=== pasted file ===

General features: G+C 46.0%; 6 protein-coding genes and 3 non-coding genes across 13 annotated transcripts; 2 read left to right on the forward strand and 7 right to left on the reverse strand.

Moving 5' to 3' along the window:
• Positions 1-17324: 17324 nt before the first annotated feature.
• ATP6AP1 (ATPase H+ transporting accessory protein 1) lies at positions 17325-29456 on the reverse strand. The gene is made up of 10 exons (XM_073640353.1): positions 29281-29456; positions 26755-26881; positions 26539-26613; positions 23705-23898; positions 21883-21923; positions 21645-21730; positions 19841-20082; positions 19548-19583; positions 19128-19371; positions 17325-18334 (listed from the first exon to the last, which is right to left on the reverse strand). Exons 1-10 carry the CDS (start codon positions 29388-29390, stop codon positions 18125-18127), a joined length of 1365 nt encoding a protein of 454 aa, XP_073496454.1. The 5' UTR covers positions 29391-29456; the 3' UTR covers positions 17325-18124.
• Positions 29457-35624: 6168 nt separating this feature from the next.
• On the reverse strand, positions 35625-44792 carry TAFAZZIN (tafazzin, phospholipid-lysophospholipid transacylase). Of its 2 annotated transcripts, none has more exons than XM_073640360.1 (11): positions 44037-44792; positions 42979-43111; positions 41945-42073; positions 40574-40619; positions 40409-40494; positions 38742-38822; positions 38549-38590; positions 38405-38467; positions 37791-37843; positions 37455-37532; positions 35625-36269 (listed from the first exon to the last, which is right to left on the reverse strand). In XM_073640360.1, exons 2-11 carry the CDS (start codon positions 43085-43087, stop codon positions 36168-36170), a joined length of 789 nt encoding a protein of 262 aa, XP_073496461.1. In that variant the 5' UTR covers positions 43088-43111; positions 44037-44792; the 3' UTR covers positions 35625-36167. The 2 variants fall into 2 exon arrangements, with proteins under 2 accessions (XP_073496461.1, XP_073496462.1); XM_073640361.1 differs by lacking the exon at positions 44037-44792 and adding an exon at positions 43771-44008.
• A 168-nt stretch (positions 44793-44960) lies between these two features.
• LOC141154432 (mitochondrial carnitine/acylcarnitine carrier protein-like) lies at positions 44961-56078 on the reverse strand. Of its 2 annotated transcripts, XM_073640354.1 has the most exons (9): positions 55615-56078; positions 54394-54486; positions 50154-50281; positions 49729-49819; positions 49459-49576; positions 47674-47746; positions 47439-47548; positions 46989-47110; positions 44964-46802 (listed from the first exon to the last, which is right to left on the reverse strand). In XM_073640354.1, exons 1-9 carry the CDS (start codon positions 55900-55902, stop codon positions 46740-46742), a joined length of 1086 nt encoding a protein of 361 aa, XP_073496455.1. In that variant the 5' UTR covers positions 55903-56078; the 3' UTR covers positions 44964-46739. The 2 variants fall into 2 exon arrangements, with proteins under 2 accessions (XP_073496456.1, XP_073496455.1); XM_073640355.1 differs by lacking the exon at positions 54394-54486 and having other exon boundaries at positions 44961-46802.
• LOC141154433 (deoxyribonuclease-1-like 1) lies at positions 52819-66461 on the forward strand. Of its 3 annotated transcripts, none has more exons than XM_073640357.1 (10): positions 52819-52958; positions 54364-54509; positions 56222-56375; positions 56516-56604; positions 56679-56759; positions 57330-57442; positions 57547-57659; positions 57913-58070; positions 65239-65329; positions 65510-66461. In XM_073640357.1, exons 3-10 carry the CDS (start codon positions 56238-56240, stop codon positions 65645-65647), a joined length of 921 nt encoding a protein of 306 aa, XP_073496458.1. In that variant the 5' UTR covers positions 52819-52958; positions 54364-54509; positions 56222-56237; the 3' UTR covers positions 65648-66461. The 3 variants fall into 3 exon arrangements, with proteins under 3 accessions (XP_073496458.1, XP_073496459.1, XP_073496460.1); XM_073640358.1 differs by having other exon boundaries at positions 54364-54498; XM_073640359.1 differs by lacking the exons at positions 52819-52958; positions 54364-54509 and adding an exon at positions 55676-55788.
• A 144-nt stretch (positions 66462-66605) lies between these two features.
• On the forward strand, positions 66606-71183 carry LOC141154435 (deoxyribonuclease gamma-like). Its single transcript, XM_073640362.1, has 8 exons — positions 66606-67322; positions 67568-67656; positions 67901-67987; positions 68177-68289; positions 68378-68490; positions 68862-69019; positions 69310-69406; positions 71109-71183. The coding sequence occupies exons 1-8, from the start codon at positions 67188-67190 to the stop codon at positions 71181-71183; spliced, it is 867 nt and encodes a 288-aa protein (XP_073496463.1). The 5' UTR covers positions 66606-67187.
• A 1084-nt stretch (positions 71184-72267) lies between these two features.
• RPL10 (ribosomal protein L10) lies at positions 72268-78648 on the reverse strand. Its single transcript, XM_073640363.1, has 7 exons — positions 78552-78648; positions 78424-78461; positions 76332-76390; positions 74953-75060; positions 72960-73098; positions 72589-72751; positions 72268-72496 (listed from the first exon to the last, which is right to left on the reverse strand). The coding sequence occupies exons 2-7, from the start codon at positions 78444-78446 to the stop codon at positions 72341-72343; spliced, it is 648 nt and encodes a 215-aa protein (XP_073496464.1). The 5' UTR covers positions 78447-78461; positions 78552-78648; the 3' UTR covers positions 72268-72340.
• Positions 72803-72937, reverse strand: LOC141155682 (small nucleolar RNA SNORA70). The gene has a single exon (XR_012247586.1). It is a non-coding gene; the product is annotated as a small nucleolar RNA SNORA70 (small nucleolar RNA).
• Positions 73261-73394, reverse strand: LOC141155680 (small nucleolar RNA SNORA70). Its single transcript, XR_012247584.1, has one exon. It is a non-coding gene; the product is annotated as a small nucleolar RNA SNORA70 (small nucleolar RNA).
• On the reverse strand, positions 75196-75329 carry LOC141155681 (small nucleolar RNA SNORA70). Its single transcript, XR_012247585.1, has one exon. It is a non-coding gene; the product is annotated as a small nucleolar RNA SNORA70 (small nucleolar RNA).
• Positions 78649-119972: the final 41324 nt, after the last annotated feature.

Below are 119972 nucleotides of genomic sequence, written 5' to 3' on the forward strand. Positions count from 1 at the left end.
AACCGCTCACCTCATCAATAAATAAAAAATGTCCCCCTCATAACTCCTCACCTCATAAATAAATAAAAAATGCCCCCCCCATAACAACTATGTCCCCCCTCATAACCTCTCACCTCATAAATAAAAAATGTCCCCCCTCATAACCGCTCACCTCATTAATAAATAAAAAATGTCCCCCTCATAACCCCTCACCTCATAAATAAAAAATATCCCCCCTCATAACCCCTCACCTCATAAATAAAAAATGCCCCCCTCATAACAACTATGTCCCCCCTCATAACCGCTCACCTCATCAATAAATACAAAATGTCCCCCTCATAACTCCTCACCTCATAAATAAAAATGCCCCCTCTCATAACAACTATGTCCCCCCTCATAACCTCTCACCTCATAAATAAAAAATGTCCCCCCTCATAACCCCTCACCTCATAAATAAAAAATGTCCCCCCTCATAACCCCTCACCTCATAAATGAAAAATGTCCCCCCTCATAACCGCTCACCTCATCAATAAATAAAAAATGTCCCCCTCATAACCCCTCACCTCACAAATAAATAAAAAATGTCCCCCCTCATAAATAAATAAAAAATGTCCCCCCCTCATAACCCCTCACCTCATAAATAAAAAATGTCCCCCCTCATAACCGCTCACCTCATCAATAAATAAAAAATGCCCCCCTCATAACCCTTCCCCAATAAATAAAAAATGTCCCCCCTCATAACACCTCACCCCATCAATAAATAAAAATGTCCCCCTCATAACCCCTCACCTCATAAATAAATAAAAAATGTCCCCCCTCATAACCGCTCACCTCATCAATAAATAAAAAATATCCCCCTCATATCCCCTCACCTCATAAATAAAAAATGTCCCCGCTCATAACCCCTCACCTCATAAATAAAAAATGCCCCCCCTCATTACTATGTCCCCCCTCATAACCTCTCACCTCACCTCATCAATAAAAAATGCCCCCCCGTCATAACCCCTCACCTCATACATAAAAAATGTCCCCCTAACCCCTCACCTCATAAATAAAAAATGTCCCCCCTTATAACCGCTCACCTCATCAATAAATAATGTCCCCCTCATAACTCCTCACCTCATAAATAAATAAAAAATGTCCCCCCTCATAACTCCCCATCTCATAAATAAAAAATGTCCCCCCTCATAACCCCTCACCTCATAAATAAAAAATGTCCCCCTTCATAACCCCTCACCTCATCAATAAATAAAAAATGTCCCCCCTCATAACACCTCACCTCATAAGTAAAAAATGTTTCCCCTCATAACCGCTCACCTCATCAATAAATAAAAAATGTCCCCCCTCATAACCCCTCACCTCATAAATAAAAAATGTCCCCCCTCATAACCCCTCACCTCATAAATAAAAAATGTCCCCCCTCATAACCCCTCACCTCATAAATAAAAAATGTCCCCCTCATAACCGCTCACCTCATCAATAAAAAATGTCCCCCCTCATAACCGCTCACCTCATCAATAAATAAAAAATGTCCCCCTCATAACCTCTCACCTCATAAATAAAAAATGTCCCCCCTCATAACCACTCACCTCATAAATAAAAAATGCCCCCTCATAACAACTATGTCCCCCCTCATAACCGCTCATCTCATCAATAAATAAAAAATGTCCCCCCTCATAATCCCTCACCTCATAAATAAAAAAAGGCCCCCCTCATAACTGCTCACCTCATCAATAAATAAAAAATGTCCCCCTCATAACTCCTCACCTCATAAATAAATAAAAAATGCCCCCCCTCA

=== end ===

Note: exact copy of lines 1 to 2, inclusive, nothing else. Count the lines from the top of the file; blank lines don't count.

General features: G+C 46.0%; 6 protein-coding genes and 3 non-coding genes across 13 annotated transcripts; 2 read left to right on the forward strand and 7 right to left on the reverse strand.

Moving 5' to 3' along the window: